Translation and Transmission of the Early Americas: "(T)racing the Language of Labor: The Early West Indian Plantation"
Conference Date: June 2-6, 2016
Location: Washington, D.C., The University of Maryland
Abstract Submission Deadline: October 15, 2015
In Richard Ligon's A True and Exact History of Barbados (1657), the author goes into great detail about the best managerial practices of the "ingenio," or the West Indian plantation, and the enslaved subjects that work it. Gaining both lexicon and the structural schematics of the plantation work site from the Dutch, Spanish and Portuguese, the fledgling British Barbadian colony was establishing its own architectural discourse of labor and imperialization. The epistemological formation of subject and empire can be traced through not only consumable goods (sugar, coffee, etc.) of the West Indian colonies, but also the lexical appropriation and transmission of ideas and policies that were imbibed and digested along with these goods in both the metropole and colonial peripheries. English lexical borrowing of the words "ingenio," "factory," and derogatory nomenclature like "pickaninnies," in addition to many others, allow the formation of an imperial discourse that helped cement the signifiers of labor and racial politics of the early West Indian plantation from the seventeenth to the nineteenth centuries. This panel will seek to explore contemporary scholarship on the entangled exchange of labor politics and language of the early plantation site in not only the British Caribbean, but throughout the trans-imperial Atlantic. Interlingual translation, transmission, and linguistic exchanges of the language of labor and commercial mercantilism on the plantation site allow for a new avenue of discussion about signification, subjectivity, and the construction of racialized labor politics of the early Caribbean.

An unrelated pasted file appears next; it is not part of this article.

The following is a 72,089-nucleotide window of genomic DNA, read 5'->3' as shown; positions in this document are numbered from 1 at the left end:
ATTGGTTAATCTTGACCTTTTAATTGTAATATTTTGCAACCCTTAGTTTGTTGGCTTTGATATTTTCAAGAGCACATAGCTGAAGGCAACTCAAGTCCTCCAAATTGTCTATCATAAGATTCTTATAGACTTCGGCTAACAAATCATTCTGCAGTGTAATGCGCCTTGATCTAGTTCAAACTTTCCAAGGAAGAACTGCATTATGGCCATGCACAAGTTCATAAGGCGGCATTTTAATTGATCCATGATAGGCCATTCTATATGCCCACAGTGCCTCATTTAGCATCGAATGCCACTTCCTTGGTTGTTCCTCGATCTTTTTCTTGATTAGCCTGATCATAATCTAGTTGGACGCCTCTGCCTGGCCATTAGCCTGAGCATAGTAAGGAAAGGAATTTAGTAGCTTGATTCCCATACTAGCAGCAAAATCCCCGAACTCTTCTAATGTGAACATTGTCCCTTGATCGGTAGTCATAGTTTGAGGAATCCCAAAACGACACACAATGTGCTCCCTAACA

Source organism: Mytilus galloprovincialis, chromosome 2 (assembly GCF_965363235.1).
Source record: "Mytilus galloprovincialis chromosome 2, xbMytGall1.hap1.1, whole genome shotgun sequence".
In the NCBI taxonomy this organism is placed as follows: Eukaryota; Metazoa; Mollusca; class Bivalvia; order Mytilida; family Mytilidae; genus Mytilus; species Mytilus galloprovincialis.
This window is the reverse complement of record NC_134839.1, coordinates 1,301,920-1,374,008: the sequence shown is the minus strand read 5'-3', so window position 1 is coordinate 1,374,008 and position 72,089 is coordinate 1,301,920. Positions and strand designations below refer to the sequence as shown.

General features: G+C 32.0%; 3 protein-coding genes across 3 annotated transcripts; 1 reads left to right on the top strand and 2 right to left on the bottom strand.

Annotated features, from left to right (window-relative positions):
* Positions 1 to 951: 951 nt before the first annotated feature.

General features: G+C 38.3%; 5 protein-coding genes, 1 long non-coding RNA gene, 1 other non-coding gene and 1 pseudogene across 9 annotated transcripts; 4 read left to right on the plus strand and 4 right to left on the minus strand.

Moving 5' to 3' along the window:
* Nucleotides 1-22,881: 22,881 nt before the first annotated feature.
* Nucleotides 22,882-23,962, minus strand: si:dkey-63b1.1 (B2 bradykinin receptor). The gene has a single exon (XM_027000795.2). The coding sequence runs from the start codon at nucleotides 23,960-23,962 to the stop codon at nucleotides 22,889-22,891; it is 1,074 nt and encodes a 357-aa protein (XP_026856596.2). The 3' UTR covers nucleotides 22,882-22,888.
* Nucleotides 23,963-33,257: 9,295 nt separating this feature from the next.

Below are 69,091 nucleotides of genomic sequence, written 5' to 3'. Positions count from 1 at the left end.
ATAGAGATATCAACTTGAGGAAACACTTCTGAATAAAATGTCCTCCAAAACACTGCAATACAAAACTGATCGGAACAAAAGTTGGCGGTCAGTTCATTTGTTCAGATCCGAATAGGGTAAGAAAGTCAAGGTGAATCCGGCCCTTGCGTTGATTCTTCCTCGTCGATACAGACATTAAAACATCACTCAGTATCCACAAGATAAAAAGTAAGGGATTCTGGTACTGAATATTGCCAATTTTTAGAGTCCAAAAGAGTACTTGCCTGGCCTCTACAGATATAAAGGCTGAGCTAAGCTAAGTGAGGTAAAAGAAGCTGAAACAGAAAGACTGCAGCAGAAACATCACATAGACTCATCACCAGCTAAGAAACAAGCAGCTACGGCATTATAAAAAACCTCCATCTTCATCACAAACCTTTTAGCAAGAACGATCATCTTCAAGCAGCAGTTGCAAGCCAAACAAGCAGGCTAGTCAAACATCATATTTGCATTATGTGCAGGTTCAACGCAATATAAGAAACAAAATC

Please contact Victoria Barnett-Woods at firstname.lastname@example.org about submission details.